The writers of the LSAT are not wellsprings of endless fallacies. They have a limited number of ways to make answers right and wrong. The writers of the LSAT, however, are extremely effective at taking this limited number of fallacious patterns of reasoning and presenting them in freshly confusing presentations. The goal is to grow to recognize these few flawed patterns of reasoning, and the best way to develop this skill is to meticulously go through the questions and answers, one at a time and untimed, and completely understand how the answers work. If you do this over and over and over again, and you have plenty of time to do that, the process will get easier and faster.

I try to spend two hours a day studying. I first do a timed LG, and then I repeat the LG, this time untimed, and really flesh out the set up, look for implications in the rules that I might have missed, think about better ways to diagram, etc. Surprisingly, the second round really doesn't take much more time than the first, timed round, because I'm so familiar with the set up of the problems from the timed session, I can break the problems down the second time around pretty efficiently. I then take a little break, watch the Daily Show or something, and then I repeat the process, this time with either a LR or RC section. (I spend a lot more time of LR's myself; the RC sections seem a little easier to me, they count for less on the test than the LR's, and I kind of feel like the methods I'm trying to develop on the LR's translate pretty well to the RC sections.) I try to do a complete, timed PT once a week, but sometimes I wait two weeks. My primary concern there is that I don't want to run out of PT's too quickly. I want to have plenty of fresh tests leading into September.

That's my approach, anyway. Different things work for different people. It's been pretty effective for me. My first PT was a 169, and I just scored my first PT 180 Thursday morning. I'm pretty stoked.

Good luck, and I hope this helps.

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sunsheyen
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Re: The Official September 2014 Study Group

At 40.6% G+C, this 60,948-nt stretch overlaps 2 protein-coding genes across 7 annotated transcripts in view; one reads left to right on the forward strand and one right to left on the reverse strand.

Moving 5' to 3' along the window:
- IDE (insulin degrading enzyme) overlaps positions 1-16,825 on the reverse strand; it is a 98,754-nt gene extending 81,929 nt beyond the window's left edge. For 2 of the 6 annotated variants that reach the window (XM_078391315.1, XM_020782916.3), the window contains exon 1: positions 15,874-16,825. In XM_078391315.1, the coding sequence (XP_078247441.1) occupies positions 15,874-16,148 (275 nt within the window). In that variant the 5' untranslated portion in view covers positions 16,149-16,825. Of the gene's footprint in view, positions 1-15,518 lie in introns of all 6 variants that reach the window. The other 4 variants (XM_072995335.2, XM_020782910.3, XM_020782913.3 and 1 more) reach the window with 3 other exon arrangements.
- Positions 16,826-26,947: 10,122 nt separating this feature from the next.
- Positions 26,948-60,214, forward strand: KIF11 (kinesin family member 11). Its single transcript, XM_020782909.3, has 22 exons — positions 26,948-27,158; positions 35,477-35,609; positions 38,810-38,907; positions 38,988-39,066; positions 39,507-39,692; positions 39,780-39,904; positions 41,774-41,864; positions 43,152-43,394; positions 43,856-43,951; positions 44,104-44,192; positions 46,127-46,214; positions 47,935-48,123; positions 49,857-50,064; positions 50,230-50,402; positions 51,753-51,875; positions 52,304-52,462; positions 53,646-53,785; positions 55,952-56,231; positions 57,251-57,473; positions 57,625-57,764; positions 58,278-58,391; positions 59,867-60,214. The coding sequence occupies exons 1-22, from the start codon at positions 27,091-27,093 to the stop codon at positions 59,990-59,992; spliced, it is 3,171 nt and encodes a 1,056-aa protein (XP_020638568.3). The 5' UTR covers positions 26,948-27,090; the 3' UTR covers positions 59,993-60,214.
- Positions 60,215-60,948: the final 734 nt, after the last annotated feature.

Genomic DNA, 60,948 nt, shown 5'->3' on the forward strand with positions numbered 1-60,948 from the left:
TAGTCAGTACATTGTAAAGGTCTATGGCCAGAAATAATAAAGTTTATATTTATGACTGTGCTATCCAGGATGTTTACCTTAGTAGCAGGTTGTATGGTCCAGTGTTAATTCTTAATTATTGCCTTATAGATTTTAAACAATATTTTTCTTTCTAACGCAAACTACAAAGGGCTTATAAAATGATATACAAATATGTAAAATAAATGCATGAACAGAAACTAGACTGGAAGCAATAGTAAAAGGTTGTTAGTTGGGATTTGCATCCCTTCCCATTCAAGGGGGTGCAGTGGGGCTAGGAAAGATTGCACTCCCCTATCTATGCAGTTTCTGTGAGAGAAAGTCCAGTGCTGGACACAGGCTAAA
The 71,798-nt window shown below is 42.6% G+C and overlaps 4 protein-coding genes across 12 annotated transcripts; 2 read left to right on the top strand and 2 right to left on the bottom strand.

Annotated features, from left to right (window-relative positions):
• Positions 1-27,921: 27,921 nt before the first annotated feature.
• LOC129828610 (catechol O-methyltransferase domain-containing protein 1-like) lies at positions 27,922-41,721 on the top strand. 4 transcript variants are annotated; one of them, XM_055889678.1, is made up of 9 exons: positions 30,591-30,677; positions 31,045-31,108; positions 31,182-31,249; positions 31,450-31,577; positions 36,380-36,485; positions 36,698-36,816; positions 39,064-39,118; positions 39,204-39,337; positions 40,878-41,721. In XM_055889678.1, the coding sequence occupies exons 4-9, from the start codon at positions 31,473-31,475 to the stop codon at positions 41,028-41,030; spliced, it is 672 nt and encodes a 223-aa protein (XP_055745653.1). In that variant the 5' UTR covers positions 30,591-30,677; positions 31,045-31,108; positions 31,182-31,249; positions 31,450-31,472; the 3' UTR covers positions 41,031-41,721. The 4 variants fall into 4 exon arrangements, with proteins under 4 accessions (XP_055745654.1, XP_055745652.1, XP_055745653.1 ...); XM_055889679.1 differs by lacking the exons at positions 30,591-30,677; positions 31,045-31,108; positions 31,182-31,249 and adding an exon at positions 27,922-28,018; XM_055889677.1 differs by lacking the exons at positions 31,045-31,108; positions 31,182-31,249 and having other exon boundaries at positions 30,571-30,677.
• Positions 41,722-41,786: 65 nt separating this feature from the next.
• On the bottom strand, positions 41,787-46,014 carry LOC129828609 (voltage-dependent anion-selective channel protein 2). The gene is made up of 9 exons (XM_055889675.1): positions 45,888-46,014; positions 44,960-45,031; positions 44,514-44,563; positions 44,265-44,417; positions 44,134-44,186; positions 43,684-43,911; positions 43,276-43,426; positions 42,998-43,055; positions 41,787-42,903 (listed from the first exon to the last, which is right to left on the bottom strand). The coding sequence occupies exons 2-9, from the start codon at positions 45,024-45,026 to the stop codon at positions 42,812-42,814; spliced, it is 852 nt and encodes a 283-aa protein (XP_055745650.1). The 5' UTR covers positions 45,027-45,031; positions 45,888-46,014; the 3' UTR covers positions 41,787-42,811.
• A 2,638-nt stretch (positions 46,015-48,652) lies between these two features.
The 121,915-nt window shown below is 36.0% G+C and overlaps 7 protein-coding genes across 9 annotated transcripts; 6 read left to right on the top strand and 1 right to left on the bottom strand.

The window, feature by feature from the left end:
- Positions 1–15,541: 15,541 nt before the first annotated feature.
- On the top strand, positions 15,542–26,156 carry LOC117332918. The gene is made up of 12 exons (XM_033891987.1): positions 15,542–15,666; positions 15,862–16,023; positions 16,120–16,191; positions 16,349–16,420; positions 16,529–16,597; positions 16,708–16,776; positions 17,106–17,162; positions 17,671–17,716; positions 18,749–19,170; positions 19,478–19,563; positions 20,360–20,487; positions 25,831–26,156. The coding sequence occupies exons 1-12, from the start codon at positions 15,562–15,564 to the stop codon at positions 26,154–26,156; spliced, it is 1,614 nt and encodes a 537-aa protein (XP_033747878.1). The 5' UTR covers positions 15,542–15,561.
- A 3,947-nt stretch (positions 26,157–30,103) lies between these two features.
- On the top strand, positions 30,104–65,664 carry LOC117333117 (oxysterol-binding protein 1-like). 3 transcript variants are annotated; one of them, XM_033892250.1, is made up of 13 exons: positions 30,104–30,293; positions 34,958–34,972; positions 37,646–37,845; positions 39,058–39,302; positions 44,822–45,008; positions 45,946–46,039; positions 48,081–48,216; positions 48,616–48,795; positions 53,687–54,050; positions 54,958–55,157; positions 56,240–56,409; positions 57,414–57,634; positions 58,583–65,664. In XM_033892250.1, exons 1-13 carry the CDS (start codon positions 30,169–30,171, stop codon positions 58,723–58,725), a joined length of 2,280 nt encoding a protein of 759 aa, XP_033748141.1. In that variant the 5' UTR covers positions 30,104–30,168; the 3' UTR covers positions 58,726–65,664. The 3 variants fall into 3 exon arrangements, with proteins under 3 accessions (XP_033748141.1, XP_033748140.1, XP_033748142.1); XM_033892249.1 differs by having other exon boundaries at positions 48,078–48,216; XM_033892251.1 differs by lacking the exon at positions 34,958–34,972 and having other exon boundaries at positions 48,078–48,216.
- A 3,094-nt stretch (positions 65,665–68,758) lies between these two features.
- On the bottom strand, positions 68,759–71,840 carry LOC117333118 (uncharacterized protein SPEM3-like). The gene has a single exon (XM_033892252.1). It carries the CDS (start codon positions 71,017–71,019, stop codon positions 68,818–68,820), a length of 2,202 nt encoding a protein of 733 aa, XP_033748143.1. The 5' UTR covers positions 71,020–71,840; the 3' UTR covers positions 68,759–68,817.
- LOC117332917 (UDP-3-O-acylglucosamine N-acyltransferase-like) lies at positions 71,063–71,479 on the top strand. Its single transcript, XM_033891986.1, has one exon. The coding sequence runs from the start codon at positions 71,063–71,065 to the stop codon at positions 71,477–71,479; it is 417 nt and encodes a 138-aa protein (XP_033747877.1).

Postby sunsheyen » Sat Jun 07, 2014 10:07 am

How do you all set up 5 section PTs? All those that I have are 4 section...do you just randomly pick an extra from another test to add on at the end? Do you then just score the initial component, and use the fifth for endurance purposes??

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Toby Ziegler
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Re: The Official September 2014 Study Group

Postby Toby Ziegler » Sat Jun 07, 2014 2:50 pm

sunsheyen wrote:How do you all set up 5 section PTs? All those that I have are 4 section...do you just randomly pick an extra from another test to add on at the end? Do you then just score the initial component, and use the fifth for endurance purposes??

My plan is to add a RC section from the earlier PT's just to build endurance. And then add LR if I feel I need more practice.

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Toby Ziegler
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Re: The Official September 2014 Study Group

Postby Toby Ziegler » Sat Jun 07, 2014 2:50 pm

Had midterms this week, and only studied for about 3 hours total. Excited to get back at it.

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itsallinthesauce
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Re: The Official September 2014 Study Group

Postby itsallinthesauce » Sat Jun 07, 2014 4:51 pm

Anyone have any advice for temporary burn-out phases? I just finished rereading the Trainer's Necessary Assumption chapter in order to start drilling from Cambridge, finally delved into the questions themselves, and just couldn't formulate any constructive thought processes or get a tempo going. Despite having done close to a couple hundred of these questions in the past and knowing exactly how to approach them (I've read MLSAT & the Trainer's chapters and completed corresponding drill sets over and over in months prior), I was mentally drained.

I usually can't study for more than 4-5 hours straight at a time and even then, I usually end up zoning out during the tail end of a chunk like that -- which concerns me, as this is exactly the amount of time I'll need to stay focused during the actual exam. I take breaks but try and limit them in order to try and strengthen endurance but nothing seems to be clicking quite the way I'd like things to...